I also took some video outside and inside during the day to see how the camera reacts to bright light, even though we need to remember this is an indoor-only camera.
The quality is very good on the outside video. The inside video looks a bit grainy to me, but not bad overall. I say “Komfy switch” as I near the camera allowing you to hear the sound quality of the Komfy. There is no microphone feedback like some cameras have.
One thing you might notice is that the videos don’t cut off like some of the other videos I’ve taken. Komfy has a maximum 50 second recording duration that easily captured all of my movement. In situations where motion continued beyond 50 seconds, Komfy would sometimes start a new video, other times it appeared to not record at all. I was satisfied with the duration of the video, but a bit frustrated with how Komfy sometimes did not record at all. To be fair, I’ve seen that with many other cameras in its class.
Lastly, let’s take a look at some outside night videos, bearing in mind that Komfy is not an outdoor camera.
Outdoor at night just isn’t very good, you can see detail right near the camera, but everything disappears within a few feet of it. For comparison, look at the Logi Circle below (also not an outdoor camera) and notice the playground equipment in the background, as well as other detail.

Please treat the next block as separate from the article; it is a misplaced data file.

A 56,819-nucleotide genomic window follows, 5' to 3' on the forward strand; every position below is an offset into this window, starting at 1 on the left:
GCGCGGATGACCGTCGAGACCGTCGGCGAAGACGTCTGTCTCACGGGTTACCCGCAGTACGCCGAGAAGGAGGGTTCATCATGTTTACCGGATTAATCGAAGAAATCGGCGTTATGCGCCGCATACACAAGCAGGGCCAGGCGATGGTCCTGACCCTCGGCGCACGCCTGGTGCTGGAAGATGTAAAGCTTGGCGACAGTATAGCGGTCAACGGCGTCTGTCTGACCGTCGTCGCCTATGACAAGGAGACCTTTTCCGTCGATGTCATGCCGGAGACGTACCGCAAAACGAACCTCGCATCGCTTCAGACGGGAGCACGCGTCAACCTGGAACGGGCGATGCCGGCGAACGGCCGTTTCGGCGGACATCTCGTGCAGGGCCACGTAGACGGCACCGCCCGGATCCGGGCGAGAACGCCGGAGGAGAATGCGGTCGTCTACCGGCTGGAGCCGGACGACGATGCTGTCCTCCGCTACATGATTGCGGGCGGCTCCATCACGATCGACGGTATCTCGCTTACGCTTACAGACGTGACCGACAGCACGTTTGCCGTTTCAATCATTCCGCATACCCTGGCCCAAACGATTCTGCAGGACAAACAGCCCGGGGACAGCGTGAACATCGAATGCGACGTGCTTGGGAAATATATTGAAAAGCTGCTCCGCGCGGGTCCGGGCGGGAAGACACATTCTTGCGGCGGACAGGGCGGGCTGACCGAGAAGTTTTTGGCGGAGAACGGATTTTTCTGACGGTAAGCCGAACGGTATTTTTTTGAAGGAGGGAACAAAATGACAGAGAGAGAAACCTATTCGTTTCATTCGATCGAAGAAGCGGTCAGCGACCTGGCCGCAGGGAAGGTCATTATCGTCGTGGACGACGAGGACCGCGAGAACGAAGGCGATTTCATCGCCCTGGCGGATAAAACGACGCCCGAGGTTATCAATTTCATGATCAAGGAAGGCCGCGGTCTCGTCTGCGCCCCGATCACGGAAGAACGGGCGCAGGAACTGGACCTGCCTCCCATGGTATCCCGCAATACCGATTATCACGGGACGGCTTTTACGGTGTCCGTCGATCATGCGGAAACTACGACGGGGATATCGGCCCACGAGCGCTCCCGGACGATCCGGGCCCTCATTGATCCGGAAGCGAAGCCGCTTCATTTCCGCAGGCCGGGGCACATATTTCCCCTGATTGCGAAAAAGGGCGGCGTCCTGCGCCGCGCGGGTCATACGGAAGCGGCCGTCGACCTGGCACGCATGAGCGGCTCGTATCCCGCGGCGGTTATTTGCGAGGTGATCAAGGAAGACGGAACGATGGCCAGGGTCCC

To really compare the Komfy against any of the other cameras I’ve looked at, feel free to check out the YouTube channel, which includes footage of a lot of different cameras in similiar conditions.
Komfy is a unique product that is going to have a limited pool of potential buyers. The look and feel of Komfy are nice; it can replace two light switches seamlessly in about any decor. And the temperature, humidity and CO2 sensors are a nice touch. But its negatives outweigh these pluses.
First, you’ll need a switch box (preferably 2-gang with single pole switches) with a good view of the area you want to monitor, which could be more challenging to find than you think. You’ll also need to be comfortable wiring into your home’s mains power.
If you get past those barriers, Komfy’s very poor night vision could stop you from pressing that Buy button. And even if you’re prepared to live will all those downsides, you’ll need to accept no control over motion detection triggering, undefined cloud recording storage service plans and an a feature set that has some growing up to do.
D-Link probably senses it has a problem with Komfy, given the "Promo" price of $299.99 vs. the "Regular" price of $369.99 on its website. Even more telling, however, is the $50 coupon on Amazon that currently lets you bring home a Komfy for $200. Given all Komfy’s negatives, however, many buyers are likely to instead opt for Canary, and save $20 more in the process.